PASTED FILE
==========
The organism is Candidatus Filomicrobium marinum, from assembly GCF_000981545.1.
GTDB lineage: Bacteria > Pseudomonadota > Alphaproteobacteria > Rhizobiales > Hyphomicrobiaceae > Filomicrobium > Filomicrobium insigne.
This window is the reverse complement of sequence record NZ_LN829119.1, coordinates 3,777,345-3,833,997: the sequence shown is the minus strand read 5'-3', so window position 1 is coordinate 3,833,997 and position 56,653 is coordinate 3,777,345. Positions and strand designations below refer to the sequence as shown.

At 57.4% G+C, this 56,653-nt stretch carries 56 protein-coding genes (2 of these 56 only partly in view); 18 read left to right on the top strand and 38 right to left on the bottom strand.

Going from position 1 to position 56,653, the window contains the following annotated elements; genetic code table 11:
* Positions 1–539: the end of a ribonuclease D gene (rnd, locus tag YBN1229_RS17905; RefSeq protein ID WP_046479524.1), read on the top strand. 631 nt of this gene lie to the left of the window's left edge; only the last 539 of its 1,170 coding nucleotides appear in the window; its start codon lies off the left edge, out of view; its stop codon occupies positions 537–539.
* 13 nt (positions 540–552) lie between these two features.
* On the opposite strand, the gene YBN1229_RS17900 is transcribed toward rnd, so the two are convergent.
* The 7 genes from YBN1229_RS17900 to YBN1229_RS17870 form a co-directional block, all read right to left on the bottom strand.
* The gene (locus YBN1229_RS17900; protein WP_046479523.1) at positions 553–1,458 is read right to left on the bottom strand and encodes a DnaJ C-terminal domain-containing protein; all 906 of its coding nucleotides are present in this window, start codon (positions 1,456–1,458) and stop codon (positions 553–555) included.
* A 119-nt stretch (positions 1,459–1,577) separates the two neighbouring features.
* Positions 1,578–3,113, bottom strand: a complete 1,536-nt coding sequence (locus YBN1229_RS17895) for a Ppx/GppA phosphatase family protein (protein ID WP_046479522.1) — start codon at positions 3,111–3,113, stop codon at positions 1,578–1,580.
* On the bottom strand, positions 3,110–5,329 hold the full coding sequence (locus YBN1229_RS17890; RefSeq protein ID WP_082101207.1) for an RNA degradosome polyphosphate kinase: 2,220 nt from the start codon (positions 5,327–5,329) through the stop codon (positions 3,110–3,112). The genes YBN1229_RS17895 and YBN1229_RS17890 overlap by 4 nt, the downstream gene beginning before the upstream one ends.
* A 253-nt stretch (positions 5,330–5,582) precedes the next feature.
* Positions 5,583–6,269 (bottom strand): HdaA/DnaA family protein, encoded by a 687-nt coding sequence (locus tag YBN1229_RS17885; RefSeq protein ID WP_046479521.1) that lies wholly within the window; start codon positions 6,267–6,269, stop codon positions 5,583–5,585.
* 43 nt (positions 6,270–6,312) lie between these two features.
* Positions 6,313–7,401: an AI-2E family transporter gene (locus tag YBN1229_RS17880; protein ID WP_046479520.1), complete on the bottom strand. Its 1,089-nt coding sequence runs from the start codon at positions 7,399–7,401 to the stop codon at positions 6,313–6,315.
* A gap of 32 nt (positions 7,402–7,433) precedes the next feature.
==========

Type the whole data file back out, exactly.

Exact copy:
The organism is Candidatus Filomicrobium marinum, from assembly GCF_000981545.1.
GTDB lineage: Bacteria > Pseudomonadota > Alphaproteobacteria > Rhizobiales > Hyphomicrobiaceae > Filomicrobium > Filomicrobium insigne.
This window is the reverse complement of sequence record NZ_LN829119.1, coordinates 3,777,345-3,833,997: the sequence shown is the minus strand read 5'-3', so window position 1 is coordinate 3,833,997 and position 56,653 is coordinate 3,777,345. Positions and strand designations below refer to the sequence as shown.

At 57.4% G+C, this 56,653-nt stretch carries 56 protein-coding genes (2 of these 56 only partly in view); 18 read left to right on the top strand and 38 right to left on the bottom strand.

Going from position 1 to position 56,653, the window contains the following annotated elements; genetic code table 11:
* Positions 1–539: the end of a ribonuclease D gene (rnd, locus tag YBN1229_RS17905; RefSeq protein ID WP_046479524.1), read on the top strand. 631 nt of this gene lie to the left of the window's left edge; only the last 539 of its 1,170 coding nucleotides appear in the window; its start codon lies off the left edge, out of view; its stop codon occupies positions 537–539.
* 13 nt (positions 540–552) lie between these two features.
* On the opposite strand, the gene YBN1229_RS17900 is transcribed toward rnd, so the two are convergent.
* The 7 genes from YBN1229_RS17900 to YBN1229_RS17870 form a co-directional block, all read right to left on the bottom strand.
* The gene (locus YBN1229_RS17900; protein WP_046479523.1) at positions 553–1,458 is read right to left on the bottom strand and encodes a DnaJ C-terminal domain-containing protein; all 906 of its coding nucleotides are present in this window, start codon (positions 1,456–1,458) and stop codon (positions 553–555) included.
* A 119-nt stretch (positions 1,459–1,577) separates the two neighbouring features.
* Positions 1,578–3,113, bottom strand: a complete 1,536-nt coding sequence (locus YBN1229_RS17895) for a Ppx/GppA phosphatase family protein (protein ID WP_046479522.1) — start codon at positions 3,111–3,113, stop codon at positions 1,578–1,580.
* On the bottom strand, positions 3,110–5,329 hold the full coding sequence (locus YBN1229_RS17890; RefSeq protein ID WP_082101207.1) for an RNA degradosome polyphosphate kinase: 2,220 nt from the start codon (positions 5,327–5,329) through the stop codon (positions 3,110–3,112). The genes YBN1229_RS17895 and YBN1229_RS17890 overlap by 4 nt, the downstream gene beginning before the upstream one ends.
* A 253-nt stretch (positions 5,330–5,582) precedes the next feature.
* Positions 5,583–6,269 (bottom strand): HdaA/DnaA family protein, encoded by a 687-nt coding sequence (locus tag YBN1229_RS17885; RefSeq protein ID WP_046479521.1) that lies wholly within the window; start codon positions 6,267–6,269, stop codon positions 5,583–5,585.
* 43 nt (positions 6,270–6,312) lie between these two features.
* Positions 6,313–7,401: an AI-2E family transporter gene (locus tag YBN1229_RS17880; protein ID WP_046479520.1), complete on the bottom strand. Its 1,089-nt coding sequence runs from the start codon at positions 7,399–7,401 to the stop codon at positions 6,313–6,315.
* A gap of 32 nt (positions 7,402–7,433) precedes the next feature.